• The baby's sample is available to parents for other health-related testing
  • The baby's sample is available to parents to help identify a missing or deceased child.
  • Storage provides a permanent record that the IDPH completed the screening

Dried blood spots can help Iowa babies in other ways unrelated to newborn screening. If an infant dies without a cause of death being confirmed, and treatment prior to death (for example, blood transfusion) precludes evaluation, the infant's dried blood spots may be requested. For the purpose of closure in explaining the cause of the infant's death and providing risk information to the family for future pregnancies, a physician or genetic counselor may request a newborn specimen for diagnostic testing.

Throughout the world, dried blood spots are used to examine public health issues like childhood cancer, type I diabetes, lead poisoning, cytomegalovirus infection, and HIV/AIDS and other disorders affecting children.

Are the residual DBS specimens ever used for research?

Public health studies and research may be done only if the researchers follow these guidelines:

  • The project must be done to help develop a new newborn screening test or to better understand diseases for the benefit of the general public.
  • The baby's name and any identifying details about the baby are removed before the sample is provided.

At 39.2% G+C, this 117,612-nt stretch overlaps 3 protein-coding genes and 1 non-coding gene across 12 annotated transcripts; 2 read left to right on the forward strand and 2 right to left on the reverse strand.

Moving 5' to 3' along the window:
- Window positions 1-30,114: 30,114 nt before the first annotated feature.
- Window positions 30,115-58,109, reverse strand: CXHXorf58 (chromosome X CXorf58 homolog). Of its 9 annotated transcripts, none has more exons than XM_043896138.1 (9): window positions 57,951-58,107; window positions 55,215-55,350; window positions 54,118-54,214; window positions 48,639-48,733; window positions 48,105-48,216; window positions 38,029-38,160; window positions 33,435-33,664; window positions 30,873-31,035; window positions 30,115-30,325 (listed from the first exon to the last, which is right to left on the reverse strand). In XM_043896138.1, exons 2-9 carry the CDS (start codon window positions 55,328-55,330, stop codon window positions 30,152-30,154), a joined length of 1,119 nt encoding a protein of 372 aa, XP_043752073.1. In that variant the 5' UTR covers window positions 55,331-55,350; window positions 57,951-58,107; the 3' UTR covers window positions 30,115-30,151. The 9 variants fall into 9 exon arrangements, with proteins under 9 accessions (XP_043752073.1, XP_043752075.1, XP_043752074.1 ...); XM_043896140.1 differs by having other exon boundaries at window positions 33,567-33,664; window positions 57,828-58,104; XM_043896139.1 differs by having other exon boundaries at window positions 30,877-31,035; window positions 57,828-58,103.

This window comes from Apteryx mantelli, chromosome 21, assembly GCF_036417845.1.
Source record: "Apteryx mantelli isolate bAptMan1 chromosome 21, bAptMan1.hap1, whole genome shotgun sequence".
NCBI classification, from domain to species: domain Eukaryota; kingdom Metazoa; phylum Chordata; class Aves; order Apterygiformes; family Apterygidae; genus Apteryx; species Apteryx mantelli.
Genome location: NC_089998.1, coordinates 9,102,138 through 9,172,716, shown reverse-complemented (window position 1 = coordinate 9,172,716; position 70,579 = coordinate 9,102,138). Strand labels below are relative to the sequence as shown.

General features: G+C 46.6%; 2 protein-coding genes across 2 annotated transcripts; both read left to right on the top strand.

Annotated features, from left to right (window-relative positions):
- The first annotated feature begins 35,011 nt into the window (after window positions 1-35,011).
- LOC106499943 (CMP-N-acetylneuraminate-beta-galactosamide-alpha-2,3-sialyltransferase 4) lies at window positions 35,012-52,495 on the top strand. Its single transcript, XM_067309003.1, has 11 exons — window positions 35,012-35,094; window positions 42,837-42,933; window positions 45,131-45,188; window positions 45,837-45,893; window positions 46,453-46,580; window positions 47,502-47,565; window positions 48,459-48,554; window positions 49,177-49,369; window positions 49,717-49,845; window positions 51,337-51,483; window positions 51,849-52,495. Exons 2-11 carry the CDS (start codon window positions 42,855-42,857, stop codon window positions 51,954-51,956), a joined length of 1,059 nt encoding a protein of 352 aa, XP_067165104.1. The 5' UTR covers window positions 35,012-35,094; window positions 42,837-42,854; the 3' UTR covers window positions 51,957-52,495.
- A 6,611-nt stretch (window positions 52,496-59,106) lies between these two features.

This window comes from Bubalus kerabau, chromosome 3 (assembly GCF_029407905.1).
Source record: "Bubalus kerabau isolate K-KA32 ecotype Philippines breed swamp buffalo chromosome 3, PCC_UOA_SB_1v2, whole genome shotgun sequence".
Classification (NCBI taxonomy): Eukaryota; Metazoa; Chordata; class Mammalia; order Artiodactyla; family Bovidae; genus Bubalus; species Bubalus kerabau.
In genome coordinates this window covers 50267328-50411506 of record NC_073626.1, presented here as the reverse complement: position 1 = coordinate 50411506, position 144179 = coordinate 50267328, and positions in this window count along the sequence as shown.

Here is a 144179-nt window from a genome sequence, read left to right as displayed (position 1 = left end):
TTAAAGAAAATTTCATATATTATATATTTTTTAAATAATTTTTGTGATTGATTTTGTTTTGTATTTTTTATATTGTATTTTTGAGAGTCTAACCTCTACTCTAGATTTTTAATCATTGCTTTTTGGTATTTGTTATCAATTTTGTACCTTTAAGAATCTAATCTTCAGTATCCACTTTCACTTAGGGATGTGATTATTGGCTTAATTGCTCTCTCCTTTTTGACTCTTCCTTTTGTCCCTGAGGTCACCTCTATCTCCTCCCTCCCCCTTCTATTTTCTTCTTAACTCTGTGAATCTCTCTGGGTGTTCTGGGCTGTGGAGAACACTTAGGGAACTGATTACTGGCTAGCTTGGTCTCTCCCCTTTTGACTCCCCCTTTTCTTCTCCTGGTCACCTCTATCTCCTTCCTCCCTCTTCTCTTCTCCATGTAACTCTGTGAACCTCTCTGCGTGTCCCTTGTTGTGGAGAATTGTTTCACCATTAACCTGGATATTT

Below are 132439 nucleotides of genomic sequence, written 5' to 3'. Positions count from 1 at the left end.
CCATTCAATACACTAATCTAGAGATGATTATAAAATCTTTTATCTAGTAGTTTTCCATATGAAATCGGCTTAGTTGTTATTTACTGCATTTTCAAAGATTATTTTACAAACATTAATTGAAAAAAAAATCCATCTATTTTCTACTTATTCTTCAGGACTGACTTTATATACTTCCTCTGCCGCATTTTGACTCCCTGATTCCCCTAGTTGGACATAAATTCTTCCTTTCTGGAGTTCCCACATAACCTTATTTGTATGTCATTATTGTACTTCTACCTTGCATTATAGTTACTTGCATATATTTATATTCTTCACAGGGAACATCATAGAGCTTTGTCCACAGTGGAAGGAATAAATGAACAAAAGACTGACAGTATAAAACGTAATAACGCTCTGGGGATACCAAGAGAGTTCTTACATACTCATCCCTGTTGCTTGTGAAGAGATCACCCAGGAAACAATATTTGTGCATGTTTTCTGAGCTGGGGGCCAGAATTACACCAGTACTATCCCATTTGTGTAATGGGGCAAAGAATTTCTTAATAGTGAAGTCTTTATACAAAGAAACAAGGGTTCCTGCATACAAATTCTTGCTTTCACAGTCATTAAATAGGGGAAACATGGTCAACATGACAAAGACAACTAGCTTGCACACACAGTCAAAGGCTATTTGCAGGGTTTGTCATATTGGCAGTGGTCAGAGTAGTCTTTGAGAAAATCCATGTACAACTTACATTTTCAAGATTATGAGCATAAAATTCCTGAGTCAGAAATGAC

• The project must be approved by the Institutional Review Board (IRB) where the researcher works to make sure it meets high ethical standards and to ensure that the privacy and safety of the babies is fully protected.
  • The project must be approved by the Congenital and Inherited Disorders Advisory Committee to make sure it meets high ethical standards and to ensure that the privacy and safety of the babies is fully protected.
  • The project must be approved by the Iowa Department of Public Health to make sure all privacy and confidentiality laws are being followed.
  • Any researchers requesting residual DBS specimens with identifying information must go through the above channels, and in addition must first obtain informed, written consent from the individual, parent or guardian before the SHL will release any specimens.

NBS Research Proposals

What about my baby's DNA?

DNA is the hereditary material in humans; it can be found in all parts of the body including blood, hair, skin, and saliva. It contains the genetic instructions used in the development and functioning of all organisms. Changes or mutations in DNA can cause diseases, such as cystic fibrosis. DNA cannot be used to accurately predict personal traits like intelligence, athletic ability, or violent tendencies. Without another sample for comparison, DNA cannot be used to identify an individual person. For example, a person would have to provide another blood sample to the SHL to compare to the dried blood spot before any identification could be made.